We Made Our $51K Jewish Wedding Feminist and Modern

Stomp your glasses, shake your asses

new york city wedding photography

Rebecca, management consultant & Amos, user experience researcher

Sum-up of the wedding vibe: The neon was glowing/The booze was flowing/All the guests left knowing/… how much we love each other

Planned budget: $50,000

Actual budget: $51,000

Number of guests: 125

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Where we allocated the most funds:

A big chunk of our wedding budget was spent on food. Even though we consider the caterer to have been an incredible value (the food was world-class!), with 125 guests, the catering costs (including food, rentals, service, and tips) added up. Other big parts of the budget were venue and photographer. We were pretty committed to getting married in Brooklyn and having a photographer we really connected with who captured the feeling of our wedding. From the start, we knew both were priorities for our wedding and our budget.

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Where we allocated the least funds:

One of our top priorities was finding a venue that let us handle the bar so we didn’t have to pay a per-person cost. This saved us $$$, though it required much more work to estimate alcohol, buy the liquor, store it in our living room for a month, and transport it to the venue. It was totally worth it for the money we saved.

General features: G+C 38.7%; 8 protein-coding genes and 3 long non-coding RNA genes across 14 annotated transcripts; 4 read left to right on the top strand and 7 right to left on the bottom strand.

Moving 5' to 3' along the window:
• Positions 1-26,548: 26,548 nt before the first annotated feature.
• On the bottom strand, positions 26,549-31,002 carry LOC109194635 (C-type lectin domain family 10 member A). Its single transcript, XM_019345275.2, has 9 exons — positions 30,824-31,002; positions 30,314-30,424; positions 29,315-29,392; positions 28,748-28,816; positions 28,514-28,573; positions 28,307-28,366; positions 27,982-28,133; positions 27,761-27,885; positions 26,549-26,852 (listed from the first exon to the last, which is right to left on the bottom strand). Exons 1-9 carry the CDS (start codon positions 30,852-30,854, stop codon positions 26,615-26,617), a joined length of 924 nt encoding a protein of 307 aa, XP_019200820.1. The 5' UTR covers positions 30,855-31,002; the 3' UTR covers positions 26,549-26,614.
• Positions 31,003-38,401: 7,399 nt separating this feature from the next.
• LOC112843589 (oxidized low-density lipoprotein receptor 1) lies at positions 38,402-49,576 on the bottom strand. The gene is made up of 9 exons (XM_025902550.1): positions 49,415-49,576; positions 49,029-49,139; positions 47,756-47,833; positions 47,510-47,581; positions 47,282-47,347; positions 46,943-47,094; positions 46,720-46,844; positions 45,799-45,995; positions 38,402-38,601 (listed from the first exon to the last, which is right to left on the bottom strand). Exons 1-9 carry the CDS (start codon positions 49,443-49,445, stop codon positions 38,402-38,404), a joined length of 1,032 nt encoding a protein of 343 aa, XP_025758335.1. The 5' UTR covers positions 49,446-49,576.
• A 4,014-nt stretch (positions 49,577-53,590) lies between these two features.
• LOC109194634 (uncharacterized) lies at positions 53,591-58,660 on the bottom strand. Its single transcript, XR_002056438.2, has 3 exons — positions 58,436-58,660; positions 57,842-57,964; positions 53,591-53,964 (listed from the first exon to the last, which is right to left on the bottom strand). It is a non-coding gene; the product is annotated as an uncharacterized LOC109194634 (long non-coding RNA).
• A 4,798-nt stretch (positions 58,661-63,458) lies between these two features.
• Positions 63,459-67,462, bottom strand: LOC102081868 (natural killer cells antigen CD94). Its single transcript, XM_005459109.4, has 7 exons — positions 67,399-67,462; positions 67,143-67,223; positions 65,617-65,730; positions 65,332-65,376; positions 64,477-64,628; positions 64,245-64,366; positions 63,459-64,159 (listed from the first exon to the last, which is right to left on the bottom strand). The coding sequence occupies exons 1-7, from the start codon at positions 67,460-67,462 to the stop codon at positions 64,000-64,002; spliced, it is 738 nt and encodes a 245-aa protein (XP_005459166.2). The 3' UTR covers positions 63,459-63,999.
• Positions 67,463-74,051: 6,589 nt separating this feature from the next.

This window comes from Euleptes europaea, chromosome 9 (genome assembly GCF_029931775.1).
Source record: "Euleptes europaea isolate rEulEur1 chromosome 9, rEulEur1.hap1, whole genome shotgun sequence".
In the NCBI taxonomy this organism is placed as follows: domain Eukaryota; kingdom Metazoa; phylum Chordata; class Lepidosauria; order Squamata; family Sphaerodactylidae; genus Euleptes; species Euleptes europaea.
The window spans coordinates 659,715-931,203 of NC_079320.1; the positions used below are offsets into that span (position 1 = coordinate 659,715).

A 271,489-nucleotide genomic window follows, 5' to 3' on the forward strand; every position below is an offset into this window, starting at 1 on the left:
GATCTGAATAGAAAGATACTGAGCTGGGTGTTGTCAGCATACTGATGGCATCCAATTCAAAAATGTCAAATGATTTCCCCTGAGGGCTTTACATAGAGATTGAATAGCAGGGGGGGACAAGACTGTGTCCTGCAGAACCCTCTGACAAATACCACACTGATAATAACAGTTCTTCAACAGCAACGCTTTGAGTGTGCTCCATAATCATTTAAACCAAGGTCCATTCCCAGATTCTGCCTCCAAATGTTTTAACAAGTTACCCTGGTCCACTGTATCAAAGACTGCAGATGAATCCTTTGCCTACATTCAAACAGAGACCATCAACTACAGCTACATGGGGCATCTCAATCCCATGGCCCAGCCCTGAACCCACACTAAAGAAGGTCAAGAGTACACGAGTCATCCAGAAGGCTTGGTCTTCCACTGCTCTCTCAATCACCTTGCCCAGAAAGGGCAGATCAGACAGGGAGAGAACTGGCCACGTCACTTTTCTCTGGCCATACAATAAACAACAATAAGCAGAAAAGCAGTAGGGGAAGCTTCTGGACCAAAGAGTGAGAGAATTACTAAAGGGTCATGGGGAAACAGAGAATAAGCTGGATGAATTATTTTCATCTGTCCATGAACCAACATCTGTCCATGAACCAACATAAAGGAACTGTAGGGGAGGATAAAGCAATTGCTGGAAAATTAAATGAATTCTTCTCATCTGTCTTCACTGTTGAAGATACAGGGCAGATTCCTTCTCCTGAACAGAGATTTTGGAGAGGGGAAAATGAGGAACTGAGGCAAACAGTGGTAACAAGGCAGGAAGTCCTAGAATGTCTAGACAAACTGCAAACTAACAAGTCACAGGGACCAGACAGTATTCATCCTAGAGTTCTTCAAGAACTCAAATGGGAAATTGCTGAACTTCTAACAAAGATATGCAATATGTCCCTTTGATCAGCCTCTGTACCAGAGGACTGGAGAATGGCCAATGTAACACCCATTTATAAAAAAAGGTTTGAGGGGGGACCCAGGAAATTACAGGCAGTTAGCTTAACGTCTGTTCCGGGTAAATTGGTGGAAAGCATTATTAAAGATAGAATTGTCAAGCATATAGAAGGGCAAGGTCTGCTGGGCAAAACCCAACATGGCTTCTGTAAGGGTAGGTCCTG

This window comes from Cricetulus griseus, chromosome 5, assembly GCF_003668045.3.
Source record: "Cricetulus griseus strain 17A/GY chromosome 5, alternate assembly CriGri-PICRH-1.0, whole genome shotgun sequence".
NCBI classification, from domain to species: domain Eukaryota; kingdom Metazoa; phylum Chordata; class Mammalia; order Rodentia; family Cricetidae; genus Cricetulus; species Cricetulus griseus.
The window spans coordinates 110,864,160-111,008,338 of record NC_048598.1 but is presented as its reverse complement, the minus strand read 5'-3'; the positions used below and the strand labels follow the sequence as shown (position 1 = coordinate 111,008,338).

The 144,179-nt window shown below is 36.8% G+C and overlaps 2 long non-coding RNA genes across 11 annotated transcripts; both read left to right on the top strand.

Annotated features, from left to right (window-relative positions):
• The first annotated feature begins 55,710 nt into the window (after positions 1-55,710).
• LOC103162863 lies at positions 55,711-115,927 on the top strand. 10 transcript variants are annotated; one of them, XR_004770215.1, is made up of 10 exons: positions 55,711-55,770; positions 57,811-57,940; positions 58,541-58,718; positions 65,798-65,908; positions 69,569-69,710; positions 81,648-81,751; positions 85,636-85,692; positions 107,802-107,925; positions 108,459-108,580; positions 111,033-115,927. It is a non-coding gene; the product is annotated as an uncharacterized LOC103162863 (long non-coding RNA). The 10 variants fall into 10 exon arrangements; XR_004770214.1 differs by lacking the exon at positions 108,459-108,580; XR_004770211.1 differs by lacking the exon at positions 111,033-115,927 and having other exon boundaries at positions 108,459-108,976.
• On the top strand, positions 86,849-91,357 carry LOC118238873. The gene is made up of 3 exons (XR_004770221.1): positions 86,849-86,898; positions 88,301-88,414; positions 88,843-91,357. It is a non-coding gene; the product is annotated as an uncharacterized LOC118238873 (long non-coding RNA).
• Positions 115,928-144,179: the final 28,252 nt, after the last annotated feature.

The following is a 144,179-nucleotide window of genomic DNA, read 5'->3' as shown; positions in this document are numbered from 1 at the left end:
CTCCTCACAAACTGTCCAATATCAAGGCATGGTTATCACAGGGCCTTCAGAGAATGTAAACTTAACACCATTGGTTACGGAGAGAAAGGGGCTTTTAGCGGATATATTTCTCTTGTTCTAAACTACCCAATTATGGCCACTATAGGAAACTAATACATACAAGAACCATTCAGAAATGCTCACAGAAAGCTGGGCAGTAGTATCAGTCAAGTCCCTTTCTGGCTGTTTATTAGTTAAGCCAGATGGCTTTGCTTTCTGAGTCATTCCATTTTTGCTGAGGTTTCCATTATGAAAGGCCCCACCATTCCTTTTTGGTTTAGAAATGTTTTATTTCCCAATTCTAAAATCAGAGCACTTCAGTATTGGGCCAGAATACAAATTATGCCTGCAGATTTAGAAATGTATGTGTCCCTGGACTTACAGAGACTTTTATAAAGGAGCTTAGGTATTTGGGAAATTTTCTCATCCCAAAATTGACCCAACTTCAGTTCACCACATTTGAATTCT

A friend who worked for a stationery company hooked us up with her employee discount, and we paid $500 total for save the dates, invitations, and thank you cards. Also a mistake at the post office got us 300 free stamps.

We got really stressed when we found out what florists charged for centerpieces, but didn’t want to DIY anything the weekend of the wedding. Working with our day-of coordinator, we designed centerpieces with candles and greenery. Our florist put it all together at a price that was way cheaper than having flowers. We read about repurposing bridesmaids’ bouquets as centerpieces on APW, and our florist helped us make those look great too.

We both think we look pretty fly regardless of outfit, so we didn’t want to break the bank on clothes. Amos refreshed a suit he owned (with the monogram “Bomb-Ass Suit” inside the jacket) with a new shirt, shoes, and tie; Rebecca ordered her dress from Modcloth for less than $300 and wore a leather jacket she already owned for outdoor photos. The cherry on top was being featured in the New York Times for one of the best wedding dresses of the winter wedding season.

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What was totally worth it:

Three words: Day. Of. Coordinator. Our wedding wouldn’t have gotten off the ground without Amy, who we found by googling “feminist wedding planner Brooklyn.” She’s all that.

We considered having a friend officiate, but ultimately decided to go with an experienced religious officiant who would lend a spiritual flow and emotional gravitas to our ceremony. We specifically sought out someone who would work with us to incorporate religious traditions that were meaningful and personalized; the result was a process that got us to explore and articulate our values, a ceremony that truly reflected us as a couple, and a new friend who really gets us.